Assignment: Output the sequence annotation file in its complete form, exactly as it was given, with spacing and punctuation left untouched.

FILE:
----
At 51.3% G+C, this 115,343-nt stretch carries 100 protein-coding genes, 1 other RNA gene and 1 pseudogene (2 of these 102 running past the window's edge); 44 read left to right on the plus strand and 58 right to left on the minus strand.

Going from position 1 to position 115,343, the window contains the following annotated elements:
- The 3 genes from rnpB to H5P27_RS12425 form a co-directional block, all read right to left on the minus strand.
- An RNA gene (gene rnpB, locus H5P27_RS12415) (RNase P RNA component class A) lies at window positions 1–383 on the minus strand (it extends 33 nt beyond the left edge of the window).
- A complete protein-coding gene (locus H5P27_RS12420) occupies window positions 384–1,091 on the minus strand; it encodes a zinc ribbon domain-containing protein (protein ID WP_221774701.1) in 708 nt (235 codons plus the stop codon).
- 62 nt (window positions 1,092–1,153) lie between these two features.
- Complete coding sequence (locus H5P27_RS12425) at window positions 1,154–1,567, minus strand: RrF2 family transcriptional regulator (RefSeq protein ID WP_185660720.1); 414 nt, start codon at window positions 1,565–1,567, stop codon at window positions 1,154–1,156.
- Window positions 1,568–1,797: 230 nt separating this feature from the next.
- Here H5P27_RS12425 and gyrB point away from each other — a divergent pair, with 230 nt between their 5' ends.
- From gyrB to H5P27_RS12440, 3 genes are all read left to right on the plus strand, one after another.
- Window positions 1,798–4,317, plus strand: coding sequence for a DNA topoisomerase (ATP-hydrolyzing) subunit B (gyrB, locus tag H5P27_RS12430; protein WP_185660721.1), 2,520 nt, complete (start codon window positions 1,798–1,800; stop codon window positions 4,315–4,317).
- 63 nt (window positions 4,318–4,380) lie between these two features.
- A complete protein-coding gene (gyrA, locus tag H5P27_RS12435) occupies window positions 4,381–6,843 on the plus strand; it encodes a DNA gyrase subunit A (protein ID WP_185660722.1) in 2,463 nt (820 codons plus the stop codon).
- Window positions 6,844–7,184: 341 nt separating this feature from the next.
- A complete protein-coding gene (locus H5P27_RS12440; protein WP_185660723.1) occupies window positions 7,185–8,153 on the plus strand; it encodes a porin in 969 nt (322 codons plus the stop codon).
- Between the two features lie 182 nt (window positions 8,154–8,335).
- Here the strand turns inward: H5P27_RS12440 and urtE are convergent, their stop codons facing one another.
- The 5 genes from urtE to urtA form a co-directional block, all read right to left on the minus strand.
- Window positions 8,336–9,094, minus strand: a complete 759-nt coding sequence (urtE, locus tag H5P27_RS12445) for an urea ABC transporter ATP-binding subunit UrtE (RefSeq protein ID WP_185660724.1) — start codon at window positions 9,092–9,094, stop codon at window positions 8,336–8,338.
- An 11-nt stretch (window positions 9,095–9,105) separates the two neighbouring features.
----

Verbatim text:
At 51.3% G+C, this 115,343-nt stretch carries 100 protein-coding genes, 1 other RNA gene and 1 pseudogene (2 of these 102 running past the window's edge); 44 read left to right on the plus strand and 58 right to left on the minus strand.

Going from position 1 to position 115,343, the window contains the following annotated elements:
- The 3 genes from rnpB to H5P27_RS12425 form a co-directional block, all read right to left on the minus strand.
- An RNA gene (gene rnpB, locus H5P27_RS12415) (RNase P RNA component class A) lies at window positions 1–383 on the minus strand (it extends 33 nt beyond the left edge of the window).
- A complete protein-coding gene (locus H5P27_RS12420) occupies window positions 384–1,091 on the minus strand; it encodes a zinc ribbon domain-containing protein (protein ID WP_221774701.1) in 708 nt (235 codons plus the stop codon).
- 62 nt (window positions 1,092–1,153) lie between these two features.
- Complete coding sequence (locus H5P27_RS12425) at window positions 1,154–1,567, minus strand: RrF2 family transcriptional regulator (RefSeq protein ID WP_185660720.1); 414 nt, start codon at window positions 1,565–1,567, stop codon at window positions 1,154–1,156.
- Window positions 1,568–1,797: 230 nt separating this feature from the next.
- Here H5P27_RS12425 and gyrB point away from each other — a divergent pair, with 230 nt between their 5' ends.
- From gyrB to H5P27_RS12440, 3 genes are all read left to right on the plus strand, one after another.
- Window positions 1,798–4,317, plus strand: coding sequence for a DNA topoisomerase (ATP-hydrolyzing) subunit B (gyrB, locus tag H5P27_RS12430; protein WP_185660721.1), 2,520 nt, complete (start codon window positions 1,798–1,800; stop codon window positions 4,315–4,317).
- 63 nt (window positions 4,318–4,380) lie between these two features.
- A complete protein-coding gene (gyrA, locus tag H5P27_RS12435) occupies window positions 4,381–6,843 on the plus strand; it encodes a DNA gyrase subunit A (protein ID WP_185660722.1) in 2,463 nt (820 codons plus the stop codon).
- Window positions 6,844–7,184: 341 nt separating this feature from the next.
- A complete protein-coding gene (locus H5P27_RS12440; protein WP_185660723.1) occupies window positions 7,185–8,153 on the plus strand; it encodes a porin in 969 nt (322 codons plus the stop codon).
- Between the two features lie 182 nt (window positions 8,154–8,335).
- Here the strand turns inward: H5P27_RS12440 and urtE are convergent, their stop codons facing one another.
- The 5 genes from urtE to urtA form a co-directional block, all read right to left on the minus strand.
- Window positions 8,336–9,094, minus strand: a complete 759-nt coding sequence (urtE, locus tag H5P27_RS12445) for an urea ABC transporter ATP-binding subunit UrtE (RefSeq protein ID WP_185660724.1) — start codon at window positions 9,092–9,094, stop codon at window positions 8,336–8,338.
- An 11-nt stretch (window positions 9,095–9,105) separates the two neighbouring features.